The lights will be on in February late at night as I sit in the shop fiddling with something new. The neighbors might wonder what the hell is going on. I’ll be making slow progress in my craft and keeping the worst of winter at bay.

The Project Box

This time of year sees a flurry of shop activity as I finish the year. I am anxious because I have not seen the bottom of the project box for a month. What’s that, you ask? It’s a large tub full of “possibles”, pieces I want near because I will use them “soon”, and projects waiting for something. What are they waiting for…well sometimes it’s motivation, or they may be waiting for me to solve a problem with them.

Rather than call this my project box, I could call it the dubitable box – because, in some cases, it’s doubtful that I’ll ever finish what’s in it. Some box components waiting for assembly have resided in the bottom of the tub for at least a year. Sometimes I feel guilt for those incomplete works. When guilt creeps in, I avoid looking at the project box.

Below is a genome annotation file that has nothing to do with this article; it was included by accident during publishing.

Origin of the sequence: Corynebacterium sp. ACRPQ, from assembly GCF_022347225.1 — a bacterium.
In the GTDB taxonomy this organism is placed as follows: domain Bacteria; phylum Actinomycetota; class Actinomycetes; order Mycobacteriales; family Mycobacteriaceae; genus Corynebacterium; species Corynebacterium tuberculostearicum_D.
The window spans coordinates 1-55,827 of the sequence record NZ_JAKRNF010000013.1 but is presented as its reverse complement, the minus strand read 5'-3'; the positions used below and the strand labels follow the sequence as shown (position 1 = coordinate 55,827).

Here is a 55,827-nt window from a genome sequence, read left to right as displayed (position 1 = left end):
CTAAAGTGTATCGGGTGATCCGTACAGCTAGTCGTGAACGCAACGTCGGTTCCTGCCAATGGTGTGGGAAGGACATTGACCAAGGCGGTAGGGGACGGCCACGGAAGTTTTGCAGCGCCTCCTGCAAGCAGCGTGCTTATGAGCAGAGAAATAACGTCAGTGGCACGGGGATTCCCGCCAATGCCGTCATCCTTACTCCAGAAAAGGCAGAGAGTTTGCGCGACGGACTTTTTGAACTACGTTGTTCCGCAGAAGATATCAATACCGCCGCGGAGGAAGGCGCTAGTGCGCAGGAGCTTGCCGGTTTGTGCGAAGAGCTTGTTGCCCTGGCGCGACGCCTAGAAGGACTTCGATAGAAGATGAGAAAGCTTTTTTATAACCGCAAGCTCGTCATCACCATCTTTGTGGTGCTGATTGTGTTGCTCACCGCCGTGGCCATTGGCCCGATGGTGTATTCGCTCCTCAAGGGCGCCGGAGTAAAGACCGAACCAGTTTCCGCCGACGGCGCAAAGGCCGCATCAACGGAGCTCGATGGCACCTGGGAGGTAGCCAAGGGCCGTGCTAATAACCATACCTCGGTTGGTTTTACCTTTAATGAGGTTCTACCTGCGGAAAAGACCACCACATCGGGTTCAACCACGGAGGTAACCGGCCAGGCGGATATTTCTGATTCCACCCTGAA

If the box gives me anxiety, why don’t I spend more time moving unfinished projects to the bench and towards completion?

My alibi is that the bench is covered with projects, and the waiting projects will have to take their turn. There, see? I can be assertive when I need to be.

Stocking Stuffers

These cherry spoons and spatulas are stocking stuffers for my daughter-in-law and her mother. The cherry is our native Massachusetts stock with its distinctive coloration and grain. Making these allowed me to use the laser engraver to personalize the traditionally made treen.
I love combining the traditional with the high-tech. In this case, the combination works well.

A Busy Season